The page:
Saturday, February 25, 2012

Desegregation of Pennsylvania Schools

Desegregation Of Pennsylvania Schools Marker in Meadville, PACrawford County, PA

Marker Text: An event here in September 1880 led to the end of segregation by race in the state's public schools. At the South Ward schools, Elias Allen tried unsuccessfully to enroll his two children. He appealed to the Crawford County Court of Common Pleas, and Judge Pearson Church declared unconstitutional the 1854 state law mandating separate schools for Negro children. This law was amended, effective July 4, 1881, to prohibit such segregation.

Location: On South Main Street in front of The Second District School, Meadville, PA. Erected by the Pennsylvania Historical and Museum Commission in 2000.

  My last post about school integration during the 1950's in what was called “Massive Resistance” over segregation within Virginia schools was only one event in many years of struggle to integrate public schools. The first struggles to integrate public schools began less than 20 years after the end of the Civil War, like this marker located in Meadville, PA indicates.

Desegregation Of Pennsylvania Schools Marker on S. Main Street in Meadville, PA

Photo taken looking south on S. Main Street in Meadville, PA. Click any photo to enlarge.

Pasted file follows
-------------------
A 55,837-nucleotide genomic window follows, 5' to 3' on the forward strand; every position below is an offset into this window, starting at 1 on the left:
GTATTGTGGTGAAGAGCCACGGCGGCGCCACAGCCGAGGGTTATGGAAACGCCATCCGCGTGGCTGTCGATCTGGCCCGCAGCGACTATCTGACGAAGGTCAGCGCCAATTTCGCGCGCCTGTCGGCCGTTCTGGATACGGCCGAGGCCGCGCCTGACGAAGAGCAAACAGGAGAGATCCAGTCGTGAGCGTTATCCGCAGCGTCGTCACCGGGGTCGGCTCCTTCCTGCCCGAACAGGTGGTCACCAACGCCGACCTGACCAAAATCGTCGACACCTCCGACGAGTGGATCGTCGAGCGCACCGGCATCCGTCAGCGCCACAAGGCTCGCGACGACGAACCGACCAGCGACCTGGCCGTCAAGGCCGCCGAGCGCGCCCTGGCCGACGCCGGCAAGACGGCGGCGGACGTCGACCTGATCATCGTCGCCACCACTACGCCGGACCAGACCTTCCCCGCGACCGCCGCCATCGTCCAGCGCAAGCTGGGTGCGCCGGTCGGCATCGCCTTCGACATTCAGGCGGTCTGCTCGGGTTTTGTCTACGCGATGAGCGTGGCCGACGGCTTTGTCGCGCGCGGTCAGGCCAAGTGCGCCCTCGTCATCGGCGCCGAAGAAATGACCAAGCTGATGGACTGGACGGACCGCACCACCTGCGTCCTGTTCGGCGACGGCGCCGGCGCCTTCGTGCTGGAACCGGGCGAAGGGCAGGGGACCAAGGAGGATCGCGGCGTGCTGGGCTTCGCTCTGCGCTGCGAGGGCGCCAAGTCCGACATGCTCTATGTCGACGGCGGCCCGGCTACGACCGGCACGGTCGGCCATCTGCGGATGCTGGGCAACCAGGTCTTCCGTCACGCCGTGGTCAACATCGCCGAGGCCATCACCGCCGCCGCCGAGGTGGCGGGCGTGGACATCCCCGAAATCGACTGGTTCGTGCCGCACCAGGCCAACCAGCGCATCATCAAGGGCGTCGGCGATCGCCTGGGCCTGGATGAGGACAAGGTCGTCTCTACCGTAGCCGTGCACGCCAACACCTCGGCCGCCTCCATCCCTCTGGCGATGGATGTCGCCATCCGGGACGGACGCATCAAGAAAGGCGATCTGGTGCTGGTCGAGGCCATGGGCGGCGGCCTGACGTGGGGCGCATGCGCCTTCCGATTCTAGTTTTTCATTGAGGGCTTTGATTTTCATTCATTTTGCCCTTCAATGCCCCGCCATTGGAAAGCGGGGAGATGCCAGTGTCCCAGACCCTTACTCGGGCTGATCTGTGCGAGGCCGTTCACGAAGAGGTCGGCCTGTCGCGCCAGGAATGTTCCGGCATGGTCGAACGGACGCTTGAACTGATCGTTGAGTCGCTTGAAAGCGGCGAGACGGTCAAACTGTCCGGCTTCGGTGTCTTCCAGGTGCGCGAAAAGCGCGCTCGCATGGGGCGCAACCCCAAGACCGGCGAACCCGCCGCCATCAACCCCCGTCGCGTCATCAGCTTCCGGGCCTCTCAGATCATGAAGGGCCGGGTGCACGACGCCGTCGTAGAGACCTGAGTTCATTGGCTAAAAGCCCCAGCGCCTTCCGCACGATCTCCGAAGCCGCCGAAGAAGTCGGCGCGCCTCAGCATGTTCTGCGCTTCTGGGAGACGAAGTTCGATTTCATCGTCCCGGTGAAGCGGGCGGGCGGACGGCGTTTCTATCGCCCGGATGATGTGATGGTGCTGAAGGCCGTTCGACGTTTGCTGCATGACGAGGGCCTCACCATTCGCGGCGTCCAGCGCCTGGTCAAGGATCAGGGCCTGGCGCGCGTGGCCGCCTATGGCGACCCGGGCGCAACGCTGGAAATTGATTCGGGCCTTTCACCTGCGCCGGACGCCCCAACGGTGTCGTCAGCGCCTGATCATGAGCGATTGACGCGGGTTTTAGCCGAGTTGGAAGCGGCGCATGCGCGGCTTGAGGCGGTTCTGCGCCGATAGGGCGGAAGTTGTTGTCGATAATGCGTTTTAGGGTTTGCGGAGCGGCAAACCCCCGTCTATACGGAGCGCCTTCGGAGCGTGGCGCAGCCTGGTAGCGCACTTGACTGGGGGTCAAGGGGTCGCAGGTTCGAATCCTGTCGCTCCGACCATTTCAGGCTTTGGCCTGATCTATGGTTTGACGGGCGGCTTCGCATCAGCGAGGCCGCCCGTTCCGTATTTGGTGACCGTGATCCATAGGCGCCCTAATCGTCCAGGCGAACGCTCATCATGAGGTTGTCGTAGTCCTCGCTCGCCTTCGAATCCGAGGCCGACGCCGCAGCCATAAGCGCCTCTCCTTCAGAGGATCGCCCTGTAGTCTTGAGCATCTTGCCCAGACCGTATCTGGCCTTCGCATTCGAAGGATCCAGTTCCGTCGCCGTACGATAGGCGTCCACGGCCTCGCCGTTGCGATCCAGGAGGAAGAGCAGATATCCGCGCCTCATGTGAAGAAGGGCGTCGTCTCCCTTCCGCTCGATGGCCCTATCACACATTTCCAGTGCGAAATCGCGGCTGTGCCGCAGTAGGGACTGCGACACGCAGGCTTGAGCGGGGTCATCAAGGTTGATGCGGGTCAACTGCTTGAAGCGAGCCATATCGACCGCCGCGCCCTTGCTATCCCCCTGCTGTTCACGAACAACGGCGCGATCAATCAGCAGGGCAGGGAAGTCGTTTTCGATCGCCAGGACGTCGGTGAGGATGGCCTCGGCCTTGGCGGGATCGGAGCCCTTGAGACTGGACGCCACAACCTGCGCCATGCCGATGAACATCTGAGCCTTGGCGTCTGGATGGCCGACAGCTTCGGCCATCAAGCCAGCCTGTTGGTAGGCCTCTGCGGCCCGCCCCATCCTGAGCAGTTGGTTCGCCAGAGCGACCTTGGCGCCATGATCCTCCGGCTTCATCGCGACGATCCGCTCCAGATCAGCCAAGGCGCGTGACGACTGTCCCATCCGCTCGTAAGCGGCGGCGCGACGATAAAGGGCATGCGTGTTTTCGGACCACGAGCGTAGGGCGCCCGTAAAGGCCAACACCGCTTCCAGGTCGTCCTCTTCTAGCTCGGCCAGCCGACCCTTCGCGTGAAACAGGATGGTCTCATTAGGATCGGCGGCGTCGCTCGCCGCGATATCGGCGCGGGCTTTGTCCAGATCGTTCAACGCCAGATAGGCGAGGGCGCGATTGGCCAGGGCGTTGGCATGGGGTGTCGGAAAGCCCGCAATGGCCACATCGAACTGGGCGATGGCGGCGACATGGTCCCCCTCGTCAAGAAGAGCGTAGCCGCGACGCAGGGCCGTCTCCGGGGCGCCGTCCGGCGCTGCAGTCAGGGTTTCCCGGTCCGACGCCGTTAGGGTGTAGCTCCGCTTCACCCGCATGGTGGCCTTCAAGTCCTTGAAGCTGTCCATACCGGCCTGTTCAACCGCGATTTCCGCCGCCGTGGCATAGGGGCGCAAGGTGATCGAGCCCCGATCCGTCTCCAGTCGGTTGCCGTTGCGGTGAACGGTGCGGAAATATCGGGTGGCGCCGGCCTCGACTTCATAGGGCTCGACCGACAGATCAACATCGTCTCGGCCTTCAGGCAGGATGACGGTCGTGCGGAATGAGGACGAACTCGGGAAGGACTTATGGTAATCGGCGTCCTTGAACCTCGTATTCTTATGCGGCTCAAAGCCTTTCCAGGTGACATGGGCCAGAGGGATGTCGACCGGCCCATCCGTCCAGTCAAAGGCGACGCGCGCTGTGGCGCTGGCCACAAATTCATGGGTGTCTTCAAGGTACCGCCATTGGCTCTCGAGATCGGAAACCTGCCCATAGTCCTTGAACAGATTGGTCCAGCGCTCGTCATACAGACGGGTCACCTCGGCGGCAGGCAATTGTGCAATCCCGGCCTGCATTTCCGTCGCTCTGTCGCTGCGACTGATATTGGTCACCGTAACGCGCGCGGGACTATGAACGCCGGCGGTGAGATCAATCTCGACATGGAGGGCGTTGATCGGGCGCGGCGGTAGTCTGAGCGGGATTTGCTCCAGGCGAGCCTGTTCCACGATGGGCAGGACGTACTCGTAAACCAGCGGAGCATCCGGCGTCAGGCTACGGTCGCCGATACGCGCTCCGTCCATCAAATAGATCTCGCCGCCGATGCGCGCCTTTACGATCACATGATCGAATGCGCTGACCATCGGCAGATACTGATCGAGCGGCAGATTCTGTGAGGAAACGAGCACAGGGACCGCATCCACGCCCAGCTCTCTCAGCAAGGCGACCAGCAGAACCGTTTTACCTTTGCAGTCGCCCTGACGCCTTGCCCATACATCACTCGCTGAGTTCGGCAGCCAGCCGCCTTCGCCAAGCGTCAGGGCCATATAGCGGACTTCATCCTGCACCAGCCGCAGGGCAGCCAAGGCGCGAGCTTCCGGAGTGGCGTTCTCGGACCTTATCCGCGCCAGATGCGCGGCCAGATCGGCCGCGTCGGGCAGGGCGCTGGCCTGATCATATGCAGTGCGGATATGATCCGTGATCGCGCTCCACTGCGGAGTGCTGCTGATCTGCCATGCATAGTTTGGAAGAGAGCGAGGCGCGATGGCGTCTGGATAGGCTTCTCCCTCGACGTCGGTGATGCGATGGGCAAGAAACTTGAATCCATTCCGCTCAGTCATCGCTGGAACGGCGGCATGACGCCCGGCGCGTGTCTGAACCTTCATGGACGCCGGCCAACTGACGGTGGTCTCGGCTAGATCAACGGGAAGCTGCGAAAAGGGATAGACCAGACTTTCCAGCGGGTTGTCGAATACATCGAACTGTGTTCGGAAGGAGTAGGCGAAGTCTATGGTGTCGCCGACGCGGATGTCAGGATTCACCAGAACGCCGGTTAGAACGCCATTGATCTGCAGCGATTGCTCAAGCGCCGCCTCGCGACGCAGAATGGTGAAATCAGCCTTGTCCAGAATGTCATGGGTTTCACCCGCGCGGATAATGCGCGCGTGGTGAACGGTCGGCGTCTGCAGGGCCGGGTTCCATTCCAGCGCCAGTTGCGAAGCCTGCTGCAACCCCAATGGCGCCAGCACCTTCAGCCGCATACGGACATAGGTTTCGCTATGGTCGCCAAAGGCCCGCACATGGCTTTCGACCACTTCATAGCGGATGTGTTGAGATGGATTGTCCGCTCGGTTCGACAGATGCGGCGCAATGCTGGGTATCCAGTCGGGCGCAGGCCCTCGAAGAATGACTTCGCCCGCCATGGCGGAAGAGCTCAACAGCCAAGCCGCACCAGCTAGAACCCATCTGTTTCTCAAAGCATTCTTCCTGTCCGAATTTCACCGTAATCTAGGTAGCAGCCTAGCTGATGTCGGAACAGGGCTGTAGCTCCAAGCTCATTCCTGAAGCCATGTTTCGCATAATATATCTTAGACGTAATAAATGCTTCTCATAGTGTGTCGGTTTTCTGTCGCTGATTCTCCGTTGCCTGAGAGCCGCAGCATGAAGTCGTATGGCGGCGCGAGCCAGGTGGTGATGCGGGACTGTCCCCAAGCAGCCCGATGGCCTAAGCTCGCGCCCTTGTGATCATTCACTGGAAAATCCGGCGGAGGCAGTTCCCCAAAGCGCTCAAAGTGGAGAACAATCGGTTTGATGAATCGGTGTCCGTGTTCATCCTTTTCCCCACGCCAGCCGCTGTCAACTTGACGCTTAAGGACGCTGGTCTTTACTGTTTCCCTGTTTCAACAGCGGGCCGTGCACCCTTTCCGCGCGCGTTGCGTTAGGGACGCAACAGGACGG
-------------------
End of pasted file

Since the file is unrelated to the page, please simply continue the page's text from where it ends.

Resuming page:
On May 8, 1854, Governor William Bigler signed Pennsylvania's common school law creating “separate schools for the tuition of negro and mulatto children.” Twenty-six years later in September 1880, Elias Allen, an African American living in Meadville, Crawford County, challenged the legislation by trying unsuccessfully to enroll his two children in the South Ward school in Meadville. The following year he adamantly refused to send his son to an all-Black school to which the county’s school board had assigned him.

  Allen appealed to the Crawford County Court of Common Pleas and sued the Crawford County School Board, basing his case on the provisions of the Fourteenth Amendment to the U.S. Constitution. One of the Reconstruction Amendments ratified following the Civil War, in July 1868, the Fourteenth Amendment guaranteed equal protection of life, liberty, and property for all citizens: “No State shall make or enforce any law which shall abridge the privileges or immunities of citizens of the United States; nor shall any State deprive any person of life, liberty, or property, without the process of law; nor deny to any person within its jurisdiction the equal protection of the laws.”

  Judge Pearson Church (1838–1898), President Judge of the Thirteenth Judicial District in Crawford County, heard the case and agreed with Allen. He ruled that education was “property.” Church also believed the school for African Americans was unequal; the students met in one room instead of being taught by grades as in white schools. In addition, the school was located farther from the Allen home than white schools. The school board offered no constitutional challenge, merely asserting that under Pennsylvania’s most relevant law, the 1854 “Act for the regulation and continuance of a System of Education by Common Schools,” districts with twenty or more Black students could provide schools especially for them. Judge Church declared the state education act unconstitutional. Judge Pearson Church was the first Judge in Pennsylvania, and perhaps in the United States to decide that African American children should have the same access to public schools as white children.